Women who use oral contraceptives that contain drospirenone may be at increased risk of developing arterial blockages and blood clots compared with women who use conventional combined hormonal contraceptives, according to results from a retrospective study that included more than a half million new users of contraceptives. The study was published online October 22 in Contraception.
"It is well known that the use of combined hormonal contraceptives (CHCs) is associated with an increased risk of venous thromboembolic events (VTEs), including deep vein thrombosis...and pulmonary embolism...and may be associated with an increased risk of the arterial thromboembolic events (ATEs), including acute myocardial infarction...and ischemic stroke," write the authors, lead by Stephen Sidney, MD, MPH, director of Research Clinics at the Kaiser Permanente Northern California Division of Research in Oakland.
They note that during the last decade, 3 new CHCs have been approved by the US Food and Drug Administration: drospirenone/ethinyl estradiol pills (DRSPs), the norelgestromin/ethinyl estradiol transdermal patch (NGMN), and the etonogestrel/ethinyl estradiol vaginal ring (ETON).
Since these new birth control methods were introduced, several studies have been carried out to discover whether they carry any additional risk for arterial blockages or blood clots compared with low-dose CHCs. The results of these studies, however, have been inconsistent.
The authors of the current study say it is unclear whether the inconsistencies in the findings were the result of differences in the way the studies were carried out or were a result of differences in the populations studied.
"Thus, there is a great deal of concern and confusion among women and their health care providers regarding the safety of these newer preparations relative to older CHCs," the authors write.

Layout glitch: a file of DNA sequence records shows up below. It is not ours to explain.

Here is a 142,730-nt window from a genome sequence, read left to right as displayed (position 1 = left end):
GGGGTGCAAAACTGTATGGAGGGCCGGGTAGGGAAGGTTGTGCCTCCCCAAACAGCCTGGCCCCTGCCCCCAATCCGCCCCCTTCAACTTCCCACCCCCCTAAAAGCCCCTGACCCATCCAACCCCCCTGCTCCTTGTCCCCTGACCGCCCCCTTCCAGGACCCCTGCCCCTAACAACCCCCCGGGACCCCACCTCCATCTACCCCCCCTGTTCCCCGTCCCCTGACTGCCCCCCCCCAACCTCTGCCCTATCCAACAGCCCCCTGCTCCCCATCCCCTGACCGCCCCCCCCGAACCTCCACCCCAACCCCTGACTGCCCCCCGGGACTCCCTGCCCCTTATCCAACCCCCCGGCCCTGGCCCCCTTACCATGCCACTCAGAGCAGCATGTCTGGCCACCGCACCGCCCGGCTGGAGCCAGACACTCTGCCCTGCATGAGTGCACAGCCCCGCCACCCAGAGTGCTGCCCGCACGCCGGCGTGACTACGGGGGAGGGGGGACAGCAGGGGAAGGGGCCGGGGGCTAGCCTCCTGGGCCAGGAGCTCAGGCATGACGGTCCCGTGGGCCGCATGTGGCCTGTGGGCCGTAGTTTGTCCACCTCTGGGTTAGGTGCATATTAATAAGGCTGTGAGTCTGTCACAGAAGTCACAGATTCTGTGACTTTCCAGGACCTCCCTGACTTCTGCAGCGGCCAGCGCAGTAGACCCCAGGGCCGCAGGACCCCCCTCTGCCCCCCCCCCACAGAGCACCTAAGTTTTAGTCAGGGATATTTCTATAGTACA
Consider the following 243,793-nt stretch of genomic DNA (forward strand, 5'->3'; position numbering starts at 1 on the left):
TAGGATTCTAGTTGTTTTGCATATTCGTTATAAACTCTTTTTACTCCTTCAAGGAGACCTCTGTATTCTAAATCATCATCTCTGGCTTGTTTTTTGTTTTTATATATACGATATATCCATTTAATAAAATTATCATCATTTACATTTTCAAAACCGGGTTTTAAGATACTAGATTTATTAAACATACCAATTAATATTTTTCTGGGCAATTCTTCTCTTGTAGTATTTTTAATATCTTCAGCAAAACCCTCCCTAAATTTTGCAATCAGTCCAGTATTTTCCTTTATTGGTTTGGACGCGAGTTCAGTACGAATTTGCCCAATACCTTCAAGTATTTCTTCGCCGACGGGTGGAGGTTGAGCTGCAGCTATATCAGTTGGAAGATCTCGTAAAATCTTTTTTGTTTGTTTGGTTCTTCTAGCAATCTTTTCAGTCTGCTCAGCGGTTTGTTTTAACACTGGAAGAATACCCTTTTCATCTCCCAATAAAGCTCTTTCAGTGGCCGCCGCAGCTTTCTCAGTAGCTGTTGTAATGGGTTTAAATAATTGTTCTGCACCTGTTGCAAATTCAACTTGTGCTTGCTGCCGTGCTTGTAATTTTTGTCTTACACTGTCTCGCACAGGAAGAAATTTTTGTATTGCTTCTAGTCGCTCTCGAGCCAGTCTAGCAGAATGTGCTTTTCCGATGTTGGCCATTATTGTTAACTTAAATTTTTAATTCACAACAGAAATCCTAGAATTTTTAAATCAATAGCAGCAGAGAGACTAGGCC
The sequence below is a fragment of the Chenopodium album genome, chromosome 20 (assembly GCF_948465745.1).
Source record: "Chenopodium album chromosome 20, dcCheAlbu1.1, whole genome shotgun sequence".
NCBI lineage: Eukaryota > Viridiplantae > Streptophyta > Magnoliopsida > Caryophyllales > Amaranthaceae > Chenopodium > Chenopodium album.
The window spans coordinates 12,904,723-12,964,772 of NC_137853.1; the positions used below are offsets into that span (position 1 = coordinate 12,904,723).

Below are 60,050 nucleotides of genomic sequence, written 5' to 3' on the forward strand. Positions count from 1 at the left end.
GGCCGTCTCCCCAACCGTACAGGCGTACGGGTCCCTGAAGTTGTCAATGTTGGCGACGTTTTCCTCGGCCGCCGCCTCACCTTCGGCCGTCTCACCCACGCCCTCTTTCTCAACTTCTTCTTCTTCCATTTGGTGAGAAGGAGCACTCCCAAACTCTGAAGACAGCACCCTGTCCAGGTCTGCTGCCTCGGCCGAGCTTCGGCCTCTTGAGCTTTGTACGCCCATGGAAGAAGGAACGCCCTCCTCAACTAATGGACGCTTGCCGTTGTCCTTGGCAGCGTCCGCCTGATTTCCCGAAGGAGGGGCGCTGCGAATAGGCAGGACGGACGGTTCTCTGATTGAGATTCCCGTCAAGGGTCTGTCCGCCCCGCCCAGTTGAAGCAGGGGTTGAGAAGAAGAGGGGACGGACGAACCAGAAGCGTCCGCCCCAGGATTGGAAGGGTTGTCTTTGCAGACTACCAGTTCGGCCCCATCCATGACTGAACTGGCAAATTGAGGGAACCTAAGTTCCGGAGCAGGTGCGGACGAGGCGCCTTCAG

Aiming to eliminate at least some of that confusion, these investigators used a different design, focusing on only new users of CHCs, to assess risks associated with the newer CHCs relative to low-dose estrogen CHCs.
The study group included 573,680 new users of CHCs from 4 geographically and demographically diverse health groups: Kaiser-Permanente Northern California, Kaiser-Permanente Southern California, Tennessee State Medicaid, and Washington State Medicaid. The study population ranged in age from 10 to 55 years, with a mean 26.4 years. Each of the women had started taking either a DRSP-containing CHC or 1 of 4 low-dose estrogen CHCs during the period between 2001 and 2007.
The 4 low-dose CHCs included in the study were levonorgestrel (0.10 mg)/ethinyl estradiol (20 μg) tablets, levonorgestrel (0.15 mg)/ethinyl estradiol (30 μg) tablets, norethindrone (1 mg)/ethinyl estradiol (20 μg) tablets, and norgestimate (0.18 - 0.25 mg)/ethinyl estradiol (35 μg) tablets.
The researchers checked for associations between use of the various types of contraceptives and incidence of arterial blockages and blood clots, using Cox proportional hazards regression models to adjust for age, site, and year of entry into the study.
They report that among this cohort of new users, women who took a DRSP-containing CHC were 77% more likely to be hospitalized for VTE. Taking DRSP-containing contraceptives also doubled their risk for ATE compared with women who took low-dose estrogen CHCs.
"The hazards ratio for DRSP in relation to low-dose estrogen comparators among new users was 1.77 (95% confidence interval 1.33–2.35) for VTE and 2.01 (1.06–3.81) for ATE," the researchers write. Further, they note, "The increased risk of DRSP was limited to the 10–34-year age group for VTE and the 35–55-year group for ATE."
The authors found no such increased risk among women who had used the NGMN patch or the ETON vaginal ring.
One study limitation was that the assessment of CHC exposure periods was based on electronic pharmacy records of filled prescriptions rather than information on actual intake.
"Though the absolute incidence of VTE is low," the researchers conclude, "the growing number of studies showing an increased risk of VTE with DRSP suggests that DRSP-containing CHCs should be used cautiously for women seeking hormonal contraception."
Funding for the study was provided by the US Food and Drug Administration, Office of Surveillance and Epidemiology, Center for Drug Evaluation and Research. The authors have disclosed no relevant financial relationships.
Contraception. Published online October 22, 2012. Abstract
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Cite this: Drospirenone Increases Venous and Arterial Blockage Risks - Medscape - Oct 23, 2012.